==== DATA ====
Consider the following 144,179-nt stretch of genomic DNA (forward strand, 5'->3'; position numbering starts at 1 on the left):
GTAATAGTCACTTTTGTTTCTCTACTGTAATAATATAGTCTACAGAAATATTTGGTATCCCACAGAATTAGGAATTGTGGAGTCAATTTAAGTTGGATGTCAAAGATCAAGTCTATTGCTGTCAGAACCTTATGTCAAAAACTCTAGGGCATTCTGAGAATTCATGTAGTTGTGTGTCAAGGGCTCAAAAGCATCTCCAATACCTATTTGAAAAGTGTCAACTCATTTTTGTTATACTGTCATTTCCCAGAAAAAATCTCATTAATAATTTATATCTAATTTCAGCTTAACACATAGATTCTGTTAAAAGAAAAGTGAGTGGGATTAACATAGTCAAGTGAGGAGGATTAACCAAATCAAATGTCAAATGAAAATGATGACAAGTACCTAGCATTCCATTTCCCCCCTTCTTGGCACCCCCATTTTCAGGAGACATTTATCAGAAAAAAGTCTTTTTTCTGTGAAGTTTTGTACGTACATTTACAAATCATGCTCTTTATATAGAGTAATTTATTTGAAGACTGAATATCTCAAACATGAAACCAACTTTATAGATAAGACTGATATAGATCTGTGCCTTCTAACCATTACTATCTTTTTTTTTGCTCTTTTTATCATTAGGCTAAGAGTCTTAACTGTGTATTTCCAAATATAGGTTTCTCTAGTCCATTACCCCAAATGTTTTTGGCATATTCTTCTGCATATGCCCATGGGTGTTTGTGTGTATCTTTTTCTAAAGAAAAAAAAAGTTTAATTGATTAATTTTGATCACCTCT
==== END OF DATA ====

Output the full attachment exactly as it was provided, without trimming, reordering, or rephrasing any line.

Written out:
Consider the following 144,179-nt stretch of genomic DNA (forward strand, 5'->3'; position numbering starts at 1 on the left):
GTAATAGTCACTTTTGTTTCTCTACTGTAATAATATAGTCTACAGAAATATTTGGTATCCCACAGAATTAGGAATTGTGGAGTCAATTTAAGTTGGATGTCAAAGATCAAGTCTATTGCTGTCAGAACCTTATGTCAAAAACTCTAGGGCATTCTGAGAATTCATGTAGTTGTGTGTCAAGGGCTCAAAAGCATCTCCAATACCTATTTGAAAAGTGTCAACTCATTTTTGTTATACTGTCATTTCCCAGAAAAAATCTCATTAATAATTTATATCTAATTTCAGCTTAACACATAGATTCTGTTAAAAGAAAAGTGAGTGGGATTAACATAGTCAAGTGAGGAGGATTAACCAAATCAAATGTCAAATGAAAATGATGACAAGTACCTAGCATTCCATTTCCCCCCTTCTTGGCACCCCCATTTTCAGGAGACATTTATCAGAAAAAAGTCTTTTTTCTGTGAAGTTTTGTACGTACATTTACAAATCATGCTCTTTATATAGAGTAATTTATTTGAAGACTGAATATCTCAAACATGAAACCAACTTTATAGATAAGACTGATATAGATCTGTGCCTTCTAACCATTACTATCTTTTTTTTTGCTCTTTTTATCATTAGGCTAAGAGTCTTAACTGTGTATTTCCAAATATAGGTTTCTCTAGTCCATTACCCCAAATGTTTTTGGCATATTCTTCTGCATATGCCCATGGGTGTTTGTGTGTATCTTTTTCTAAAGAAAAAAAAAGTTTAATTGATTAATTTTGATCACCTCT